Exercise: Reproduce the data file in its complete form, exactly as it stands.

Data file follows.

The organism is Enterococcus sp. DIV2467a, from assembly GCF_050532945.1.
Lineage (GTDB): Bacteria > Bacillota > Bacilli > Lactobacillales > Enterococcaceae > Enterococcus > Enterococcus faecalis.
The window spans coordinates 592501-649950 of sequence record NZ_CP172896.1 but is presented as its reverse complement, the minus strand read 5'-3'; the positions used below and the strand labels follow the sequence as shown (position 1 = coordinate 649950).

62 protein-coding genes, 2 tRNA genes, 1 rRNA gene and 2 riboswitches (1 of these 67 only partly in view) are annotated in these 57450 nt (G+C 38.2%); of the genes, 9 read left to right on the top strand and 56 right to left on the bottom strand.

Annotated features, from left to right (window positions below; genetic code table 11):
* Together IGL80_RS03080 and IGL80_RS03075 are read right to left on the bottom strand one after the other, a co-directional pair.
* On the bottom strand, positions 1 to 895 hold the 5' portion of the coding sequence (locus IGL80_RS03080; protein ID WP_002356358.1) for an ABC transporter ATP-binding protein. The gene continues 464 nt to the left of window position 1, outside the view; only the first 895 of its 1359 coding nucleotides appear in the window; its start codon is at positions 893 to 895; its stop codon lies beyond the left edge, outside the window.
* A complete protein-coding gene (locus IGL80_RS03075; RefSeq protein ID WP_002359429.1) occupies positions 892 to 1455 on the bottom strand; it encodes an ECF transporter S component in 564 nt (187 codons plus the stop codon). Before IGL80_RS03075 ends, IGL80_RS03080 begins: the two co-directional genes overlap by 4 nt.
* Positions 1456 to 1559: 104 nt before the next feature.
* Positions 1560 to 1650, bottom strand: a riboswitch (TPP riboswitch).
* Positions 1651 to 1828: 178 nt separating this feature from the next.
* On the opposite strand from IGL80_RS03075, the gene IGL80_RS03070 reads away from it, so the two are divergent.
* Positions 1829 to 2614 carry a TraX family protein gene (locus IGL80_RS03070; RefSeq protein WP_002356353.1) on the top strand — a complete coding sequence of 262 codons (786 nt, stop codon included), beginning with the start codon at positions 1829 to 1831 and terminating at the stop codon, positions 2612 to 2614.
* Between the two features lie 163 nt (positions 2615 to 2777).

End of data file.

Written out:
The organism is Enterococcus sp. DIV2467a, from assembly GCF_050532945.1.
Lineage (GTDB): Bacteria > Bacillota > Bacilli > Lactobacillales > Enterococcaceae > Enterococcus > Enterococcus faecalis.
The window spans coordinates 592501-649950 of sequence record NZ_CP172896.1 but is presented as its reverse complement, the minus strand read 5'-3'; the positions used below and the strand labels follow the sequence as shown (position 1 = coordinate 649950).

62 protein-coding genes, 2 tRNA genes, 1 rRNA gene and 2 riboswitches (1 of these 67 only partly in view) are annotated in these 57450 nt (G+C 38.2%); of the genes, 9 read left to right on the top strand and 56 right to left on the bottom strand.

Annotated features, from left to right (window positions below; genetic code table 11):
* Together IGL80_RS03080 and IGL80_RS03075 are read right to left on the bottom strand one after the other, a co-directional pair.
* On the bottom strand, positions 1 to 895 hold the 5' portion of the coding sequence (locus IGL80_RS03080; protein ID WP_002356358.1) for an ABC transporter ATP-binding protein. The gene continues 464 nt to the left of window position 1, outside the view; only the first 895 of its 1359 coding nucleotides appear in the window; its start codon is at positions 893 to 895; its stop codon lies beyond the left edge, outside the window.
* A complete protein-coding gene (locus IGL80_RS03075; RefSeq protein ID WP_002359429.1) occupies positions 892 to 1455 on the bottom strand; it encodes an ECF transporter S component in 564 nt (187 codons plus the stop codon). Before IGL80_RS03075 ends, IGL80_RS03080 begins: the two co-directional genes overlap by 4 nt.
* Positions 1456 to 1559: 104 nt before the next feature.
* Positions 1560 to 1650, bottom strand: a riboswitch (TPP riboswitch).
* Positions 1651 to 1828: 178 nt separating this feature from the next.
* On the opposite strand from IGL80_RS03075, the gene IGL80_RS03070 reads away from it, so the two are divergent.
* Positions 1829 to 2614 carry a TraX family protein gene (locus IGL80_RS03070; RefSeq protein WP_002356353.1) on the top strand — a complete coding sequence of 262 codons (786 nt, stop codon included), beginning with the start codon at positions 1829 to 1831 and terminating at the stop codon, positions 2612 to 2614.
* Between the two features lie 163 nt (positions 2615 to 2777).